Dry bag – To keep your valuables safe and dry during the rainy season or on boat trips
Water bottle – lots of hotels and restaurants have water refills, save yourself some cash and save the environment some plastic by having your own reusable water bottle
Adapter – depending on where you come from you might need one of these to charge your electronics. I like to always carry an international one with me to be sure I can get my stuff charged
Power bank – if you’re out and about all day you don’t want your phone to die on you just as you’re about to snap a great photo!
Final thoughts on my 2 weeks in Thailand itinerary
There you have it, the ultimate Thailand 2-week itinerary! Have you been to Thailand before? How did you find it? Let me know in the comments below!
Thailand is a wonderful destination that is the perfect mix of beach life, city, nature, history and temples that showcase the beautiful Buddhist heritage of the country.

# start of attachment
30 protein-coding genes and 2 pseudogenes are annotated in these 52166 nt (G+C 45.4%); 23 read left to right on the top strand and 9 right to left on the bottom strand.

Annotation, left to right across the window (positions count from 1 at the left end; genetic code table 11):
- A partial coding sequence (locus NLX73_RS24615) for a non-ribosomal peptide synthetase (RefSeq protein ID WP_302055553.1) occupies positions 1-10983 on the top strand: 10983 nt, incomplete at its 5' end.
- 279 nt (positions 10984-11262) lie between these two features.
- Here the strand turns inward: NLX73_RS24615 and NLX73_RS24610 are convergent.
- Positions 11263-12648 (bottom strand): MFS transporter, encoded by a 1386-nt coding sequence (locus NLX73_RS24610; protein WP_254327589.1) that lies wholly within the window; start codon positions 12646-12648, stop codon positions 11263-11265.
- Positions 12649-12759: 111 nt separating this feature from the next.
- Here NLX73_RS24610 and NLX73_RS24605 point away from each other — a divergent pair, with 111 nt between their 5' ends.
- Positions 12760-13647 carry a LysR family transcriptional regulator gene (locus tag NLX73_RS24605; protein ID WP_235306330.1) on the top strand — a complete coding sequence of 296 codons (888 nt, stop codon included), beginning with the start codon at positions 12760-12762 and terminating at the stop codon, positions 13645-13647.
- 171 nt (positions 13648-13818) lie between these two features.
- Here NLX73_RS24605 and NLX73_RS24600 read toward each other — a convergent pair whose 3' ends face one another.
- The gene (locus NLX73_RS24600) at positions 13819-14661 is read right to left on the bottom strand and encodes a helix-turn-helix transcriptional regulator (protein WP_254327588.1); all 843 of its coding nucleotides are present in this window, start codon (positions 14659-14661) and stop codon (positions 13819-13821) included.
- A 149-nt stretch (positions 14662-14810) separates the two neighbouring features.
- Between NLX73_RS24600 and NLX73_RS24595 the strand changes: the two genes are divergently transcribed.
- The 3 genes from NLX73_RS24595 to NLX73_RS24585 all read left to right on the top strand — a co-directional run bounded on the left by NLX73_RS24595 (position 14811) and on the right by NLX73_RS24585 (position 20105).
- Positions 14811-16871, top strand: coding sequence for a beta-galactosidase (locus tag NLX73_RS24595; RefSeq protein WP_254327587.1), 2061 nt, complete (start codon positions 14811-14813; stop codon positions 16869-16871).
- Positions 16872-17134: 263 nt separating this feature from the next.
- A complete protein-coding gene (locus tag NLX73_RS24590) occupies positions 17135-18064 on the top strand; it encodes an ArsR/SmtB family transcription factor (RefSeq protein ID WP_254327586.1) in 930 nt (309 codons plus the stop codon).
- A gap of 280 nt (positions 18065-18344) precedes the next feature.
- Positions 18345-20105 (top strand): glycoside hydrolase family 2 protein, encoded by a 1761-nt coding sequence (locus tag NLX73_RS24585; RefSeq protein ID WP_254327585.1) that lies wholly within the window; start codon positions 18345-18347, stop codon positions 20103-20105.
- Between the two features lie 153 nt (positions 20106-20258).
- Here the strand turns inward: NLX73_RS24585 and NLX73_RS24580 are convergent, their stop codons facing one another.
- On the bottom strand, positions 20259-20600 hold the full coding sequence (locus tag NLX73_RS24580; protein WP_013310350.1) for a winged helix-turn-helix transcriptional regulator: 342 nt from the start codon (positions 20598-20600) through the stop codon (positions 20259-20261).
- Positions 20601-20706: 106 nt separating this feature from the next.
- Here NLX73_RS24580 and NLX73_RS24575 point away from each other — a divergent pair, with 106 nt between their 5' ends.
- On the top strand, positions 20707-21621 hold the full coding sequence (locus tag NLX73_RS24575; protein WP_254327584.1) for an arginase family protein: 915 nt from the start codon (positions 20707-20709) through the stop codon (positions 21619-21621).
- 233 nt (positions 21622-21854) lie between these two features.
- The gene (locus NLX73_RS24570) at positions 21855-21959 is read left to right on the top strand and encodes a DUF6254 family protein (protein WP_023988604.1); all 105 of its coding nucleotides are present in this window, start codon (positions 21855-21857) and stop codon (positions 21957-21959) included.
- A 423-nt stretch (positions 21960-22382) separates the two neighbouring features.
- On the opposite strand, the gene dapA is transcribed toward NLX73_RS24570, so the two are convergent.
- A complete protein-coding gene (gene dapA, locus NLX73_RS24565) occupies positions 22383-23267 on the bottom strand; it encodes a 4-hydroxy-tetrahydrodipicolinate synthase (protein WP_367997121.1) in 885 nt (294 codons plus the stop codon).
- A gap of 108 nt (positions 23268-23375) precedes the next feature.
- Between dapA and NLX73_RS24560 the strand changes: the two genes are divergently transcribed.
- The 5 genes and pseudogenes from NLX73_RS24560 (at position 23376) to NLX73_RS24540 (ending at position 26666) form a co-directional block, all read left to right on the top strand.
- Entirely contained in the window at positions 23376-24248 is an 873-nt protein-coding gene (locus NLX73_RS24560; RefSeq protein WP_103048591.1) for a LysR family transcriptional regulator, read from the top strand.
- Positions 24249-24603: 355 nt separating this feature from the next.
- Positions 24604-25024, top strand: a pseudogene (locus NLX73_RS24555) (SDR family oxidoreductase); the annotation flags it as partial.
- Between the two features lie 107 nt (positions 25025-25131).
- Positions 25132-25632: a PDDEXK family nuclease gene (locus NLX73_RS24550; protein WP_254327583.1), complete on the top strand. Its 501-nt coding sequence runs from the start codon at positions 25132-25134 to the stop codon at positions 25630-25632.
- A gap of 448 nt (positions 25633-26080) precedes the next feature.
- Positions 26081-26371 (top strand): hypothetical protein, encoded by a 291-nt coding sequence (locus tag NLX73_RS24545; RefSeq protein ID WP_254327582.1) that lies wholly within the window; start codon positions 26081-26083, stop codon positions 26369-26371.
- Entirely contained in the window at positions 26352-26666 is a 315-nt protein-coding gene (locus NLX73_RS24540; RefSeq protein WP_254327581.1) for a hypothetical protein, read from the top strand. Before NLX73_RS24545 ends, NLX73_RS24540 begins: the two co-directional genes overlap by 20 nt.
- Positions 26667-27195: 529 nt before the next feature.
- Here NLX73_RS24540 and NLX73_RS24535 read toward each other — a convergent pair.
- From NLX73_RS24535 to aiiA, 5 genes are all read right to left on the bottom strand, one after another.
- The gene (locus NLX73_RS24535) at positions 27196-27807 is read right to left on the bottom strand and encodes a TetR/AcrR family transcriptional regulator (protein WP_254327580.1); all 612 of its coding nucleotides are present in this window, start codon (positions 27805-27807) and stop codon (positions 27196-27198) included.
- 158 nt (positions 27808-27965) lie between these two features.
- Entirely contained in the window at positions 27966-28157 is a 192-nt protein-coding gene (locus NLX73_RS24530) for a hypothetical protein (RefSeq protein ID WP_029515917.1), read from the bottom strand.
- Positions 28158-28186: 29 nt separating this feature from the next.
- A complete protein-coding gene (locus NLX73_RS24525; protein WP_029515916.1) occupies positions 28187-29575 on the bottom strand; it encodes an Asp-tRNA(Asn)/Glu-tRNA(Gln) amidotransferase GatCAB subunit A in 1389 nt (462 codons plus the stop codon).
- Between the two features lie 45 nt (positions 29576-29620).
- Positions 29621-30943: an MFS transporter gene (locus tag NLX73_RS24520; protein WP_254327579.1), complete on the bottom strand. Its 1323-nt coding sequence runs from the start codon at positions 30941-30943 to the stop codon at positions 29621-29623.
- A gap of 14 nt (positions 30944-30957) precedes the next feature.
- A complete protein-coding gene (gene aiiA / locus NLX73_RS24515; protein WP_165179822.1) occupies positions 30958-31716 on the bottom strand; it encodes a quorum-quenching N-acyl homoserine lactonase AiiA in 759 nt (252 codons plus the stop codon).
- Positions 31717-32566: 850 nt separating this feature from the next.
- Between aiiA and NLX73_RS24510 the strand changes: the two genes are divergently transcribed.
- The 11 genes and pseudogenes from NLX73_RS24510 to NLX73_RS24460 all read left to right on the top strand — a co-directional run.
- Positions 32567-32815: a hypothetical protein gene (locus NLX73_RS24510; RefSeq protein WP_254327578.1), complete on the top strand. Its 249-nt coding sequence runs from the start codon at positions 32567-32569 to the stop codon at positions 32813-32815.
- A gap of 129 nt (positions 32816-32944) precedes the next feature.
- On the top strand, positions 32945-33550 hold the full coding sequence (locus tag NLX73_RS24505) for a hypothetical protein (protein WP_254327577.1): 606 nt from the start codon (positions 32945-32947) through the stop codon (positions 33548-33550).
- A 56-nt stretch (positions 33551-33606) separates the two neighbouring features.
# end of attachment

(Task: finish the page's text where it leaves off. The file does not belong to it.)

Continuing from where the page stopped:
This is the ultimate way to make the most of your 14-day trip to Thailand. Don’t have 2 weeks to travel around Thailand? Check out my Thailand 10-day itinerary instead!
I hope you find this Thailand 2-week itinerary useful in planning your trip there!
Monday 6th of March 2023
Hi Greta, your post has been a really nice inspiration since we are planning to go to Thailand this year. I was wondering how you can visit the Elephant Green Hill Project of the ENP. If I follow the link, it seems like I can only purchase the "normal" ENP entrance ticket. Thanks, Caroline
Sunday 15th of January 2023
Hi Greta, I love this! thank you for ur efforts and time!
Tuesday 20th of December 2022
Hi Greta! Great job on the post, it’s extremely helpful. If you don’t mind me asking, how much can we expect to spend on the entire trip (airfare, top hotels, etc.). We’re looking to do a 2 week trip and want to start budgeting.
Monday 19th of December 2022
Hi, thank you for this. This helped and inspired my 2 week trip over Christmas break. I’ll be going solo though. Do you have any tips for a woman traveling in Thailand? I did do tons of research beforehand and it does seem relatively safe (and I will take lots of precautions or course) but are there any tips/advice you may have? Thank you.
Sunday 30th of October 2022
Hi! Thanks a lot for this incredibly useful post :) However, it seems that Koh Phi Phi is not included in this itinerary. Why is that? Would you not advise to visit there?